(Est. 1991) “Staples Canada Inc. (also known in Quebec as Bureau en Gros; formerly known as The Business Depot and later Staples Business Depot) is a Canadian office supply retail chain, part of the United States-based office supply company Staples Inc. The Canadian operation is headquartered in Richmond Hill, Ontario. Staples remains one of the most profitable office supply chains in Canada, with larger share than its main rival Grand & Toy. It is the largest supplier of office supplies to small businesses and home office workers, either in store, online or by catalogue, with over 300 stores and five delivery centers.” (Wikipedia)
To officially mark this new day for Staples Canada, we’re sharing with you, a new identity, a new dynamic, future-focused brand. Our new brand identity starts with the logo you see below. We unfolded the ’staple’ from the current branding and introduced another staple to create a new icon that reflects the collaboration between you, our customers, and the 10,000 associates at our 300+ locations across the country. This symbol represents our desire to be your committed resource and sounding board, supporting your success and seeing you thrive.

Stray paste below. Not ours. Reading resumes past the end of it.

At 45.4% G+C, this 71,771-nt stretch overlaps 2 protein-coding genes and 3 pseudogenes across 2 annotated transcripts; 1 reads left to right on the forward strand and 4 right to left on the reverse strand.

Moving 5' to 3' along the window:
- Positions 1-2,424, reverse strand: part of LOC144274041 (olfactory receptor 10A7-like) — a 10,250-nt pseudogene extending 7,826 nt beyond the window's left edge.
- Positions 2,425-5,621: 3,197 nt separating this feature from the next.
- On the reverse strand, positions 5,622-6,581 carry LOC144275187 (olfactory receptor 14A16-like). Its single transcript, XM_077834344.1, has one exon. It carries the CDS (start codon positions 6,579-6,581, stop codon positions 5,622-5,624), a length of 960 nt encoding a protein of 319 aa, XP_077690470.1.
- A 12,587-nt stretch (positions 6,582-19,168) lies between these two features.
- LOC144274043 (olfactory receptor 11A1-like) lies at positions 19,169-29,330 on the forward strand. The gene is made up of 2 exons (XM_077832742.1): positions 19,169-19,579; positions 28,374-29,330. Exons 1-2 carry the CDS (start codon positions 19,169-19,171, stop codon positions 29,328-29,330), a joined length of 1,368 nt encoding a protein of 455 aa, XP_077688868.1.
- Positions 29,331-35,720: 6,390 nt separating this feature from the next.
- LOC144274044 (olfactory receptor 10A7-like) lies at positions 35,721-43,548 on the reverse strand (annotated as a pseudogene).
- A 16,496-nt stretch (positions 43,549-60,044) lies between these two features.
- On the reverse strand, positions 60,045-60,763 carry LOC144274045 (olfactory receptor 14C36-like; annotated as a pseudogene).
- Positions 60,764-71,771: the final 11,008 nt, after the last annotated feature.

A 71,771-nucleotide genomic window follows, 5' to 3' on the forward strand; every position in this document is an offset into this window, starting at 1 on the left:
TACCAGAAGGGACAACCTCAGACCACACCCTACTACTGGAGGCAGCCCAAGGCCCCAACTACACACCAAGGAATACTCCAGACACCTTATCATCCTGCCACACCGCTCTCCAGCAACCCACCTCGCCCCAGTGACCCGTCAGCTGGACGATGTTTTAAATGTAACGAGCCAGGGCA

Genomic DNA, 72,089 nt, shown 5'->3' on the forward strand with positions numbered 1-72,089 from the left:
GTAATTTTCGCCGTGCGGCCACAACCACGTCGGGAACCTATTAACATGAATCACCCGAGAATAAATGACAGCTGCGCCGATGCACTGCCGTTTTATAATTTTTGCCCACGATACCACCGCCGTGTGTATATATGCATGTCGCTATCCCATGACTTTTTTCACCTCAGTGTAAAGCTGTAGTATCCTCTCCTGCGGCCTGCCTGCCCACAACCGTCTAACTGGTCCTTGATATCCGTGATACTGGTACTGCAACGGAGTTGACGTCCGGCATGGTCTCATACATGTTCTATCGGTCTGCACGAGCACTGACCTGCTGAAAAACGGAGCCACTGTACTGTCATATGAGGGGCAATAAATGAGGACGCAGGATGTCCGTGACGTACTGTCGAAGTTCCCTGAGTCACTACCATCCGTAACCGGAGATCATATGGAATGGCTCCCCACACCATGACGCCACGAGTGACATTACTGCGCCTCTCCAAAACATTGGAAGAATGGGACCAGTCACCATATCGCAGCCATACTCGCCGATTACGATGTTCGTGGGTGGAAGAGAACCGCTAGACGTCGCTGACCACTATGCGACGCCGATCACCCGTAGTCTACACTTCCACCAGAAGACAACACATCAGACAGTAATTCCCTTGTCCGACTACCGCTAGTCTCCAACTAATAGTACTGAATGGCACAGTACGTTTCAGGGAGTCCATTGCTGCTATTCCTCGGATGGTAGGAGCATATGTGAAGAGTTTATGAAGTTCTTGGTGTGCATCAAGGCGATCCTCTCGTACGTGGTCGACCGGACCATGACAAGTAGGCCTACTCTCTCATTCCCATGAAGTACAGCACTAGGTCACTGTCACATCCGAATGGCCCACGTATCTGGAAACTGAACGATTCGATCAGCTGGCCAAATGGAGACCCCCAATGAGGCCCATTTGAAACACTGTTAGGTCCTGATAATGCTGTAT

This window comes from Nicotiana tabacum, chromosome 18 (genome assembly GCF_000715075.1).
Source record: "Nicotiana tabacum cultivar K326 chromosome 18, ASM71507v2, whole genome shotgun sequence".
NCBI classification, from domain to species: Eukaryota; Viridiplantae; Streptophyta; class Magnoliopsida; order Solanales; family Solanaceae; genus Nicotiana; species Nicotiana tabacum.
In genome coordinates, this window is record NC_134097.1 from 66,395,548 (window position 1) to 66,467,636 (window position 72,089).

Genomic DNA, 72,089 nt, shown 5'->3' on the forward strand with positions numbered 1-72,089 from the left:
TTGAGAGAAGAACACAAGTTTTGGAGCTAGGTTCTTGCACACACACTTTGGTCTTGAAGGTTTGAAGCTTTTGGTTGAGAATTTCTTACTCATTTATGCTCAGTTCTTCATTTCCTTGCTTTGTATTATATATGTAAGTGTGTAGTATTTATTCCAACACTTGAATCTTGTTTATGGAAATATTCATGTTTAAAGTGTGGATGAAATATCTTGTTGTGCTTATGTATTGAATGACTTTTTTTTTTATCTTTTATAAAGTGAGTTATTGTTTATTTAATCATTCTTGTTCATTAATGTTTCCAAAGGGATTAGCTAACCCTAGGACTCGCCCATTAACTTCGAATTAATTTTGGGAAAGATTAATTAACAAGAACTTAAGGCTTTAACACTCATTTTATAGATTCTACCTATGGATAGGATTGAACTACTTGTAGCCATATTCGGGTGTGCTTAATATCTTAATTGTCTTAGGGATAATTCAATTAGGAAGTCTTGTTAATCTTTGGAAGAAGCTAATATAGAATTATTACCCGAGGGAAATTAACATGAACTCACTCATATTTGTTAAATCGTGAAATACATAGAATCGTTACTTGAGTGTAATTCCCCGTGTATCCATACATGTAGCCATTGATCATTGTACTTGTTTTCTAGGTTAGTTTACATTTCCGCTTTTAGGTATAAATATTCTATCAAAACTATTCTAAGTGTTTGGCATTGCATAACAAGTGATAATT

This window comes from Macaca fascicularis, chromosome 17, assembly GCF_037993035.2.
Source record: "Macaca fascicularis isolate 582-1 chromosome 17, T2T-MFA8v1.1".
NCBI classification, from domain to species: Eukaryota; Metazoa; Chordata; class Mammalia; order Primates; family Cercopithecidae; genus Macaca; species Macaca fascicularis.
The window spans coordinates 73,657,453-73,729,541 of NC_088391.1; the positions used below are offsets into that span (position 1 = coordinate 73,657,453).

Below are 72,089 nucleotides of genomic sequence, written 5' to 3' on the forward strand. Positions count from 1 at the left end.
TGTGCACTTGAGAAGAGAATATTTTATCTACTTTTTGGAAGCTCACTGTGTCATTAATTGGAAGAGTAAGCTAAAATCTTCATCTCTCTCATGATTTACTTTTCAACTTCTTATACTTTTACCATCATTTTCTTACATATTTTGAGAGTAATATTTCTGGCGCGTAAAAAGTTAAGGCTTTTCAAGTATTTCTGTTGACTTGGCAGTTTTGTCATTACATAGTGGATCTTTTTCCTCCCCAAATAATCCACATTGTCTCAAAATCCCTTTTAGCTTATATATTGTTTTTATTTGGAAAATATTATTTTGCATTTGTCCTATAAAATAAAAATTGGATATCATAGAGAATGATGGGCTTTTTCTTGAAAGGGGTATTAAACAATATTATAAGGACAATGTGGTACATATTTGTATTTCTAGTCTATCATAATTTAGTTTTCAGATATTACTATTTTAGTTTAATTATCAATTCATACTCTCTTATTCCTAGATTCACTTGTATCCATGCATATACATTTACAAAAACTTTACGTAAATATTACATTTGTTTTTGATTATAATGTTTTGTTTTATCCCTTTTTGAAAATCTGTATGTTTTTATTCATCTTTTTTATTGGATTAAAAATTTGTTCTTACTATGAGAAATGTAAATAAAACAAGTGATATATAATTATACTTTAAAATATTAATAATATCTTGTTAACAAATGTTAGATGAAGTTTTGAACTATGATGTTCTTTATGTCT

Images (opinion after)
IMPORTANT: this change is for Staples in Canada ONLY. Is it possible it would apply to the U.S.? Sure. But that’s not the case at the moment. I have always liked the idea behind the Staples logo, of turning the “L” into a bent staple; the execution is harsh but it works. The new logo introduces a new staple to accompany the old one and opens them up, facing each other in the spirit of press-released collaboration. The icon has potential as a flexible device that can open up and expand to accommodate content — like Du Pont’s recent redesign — but on the logo there is something odd about it. It’s a hard graphic to use and I think I believe I may like it but I’m not entirely sure. The all lowercase wordmark is fine, I guess. I wouldn’t have minded an initial uppercase “S” in the name, not to mention proper capitals on the tagline. Overall, I think this has plenty of potential and if you think of how hard it is to come up with minimal icons in modern times, evocative of the company name, this is quite commendable.
Thanks to Oliver Oike for the tip.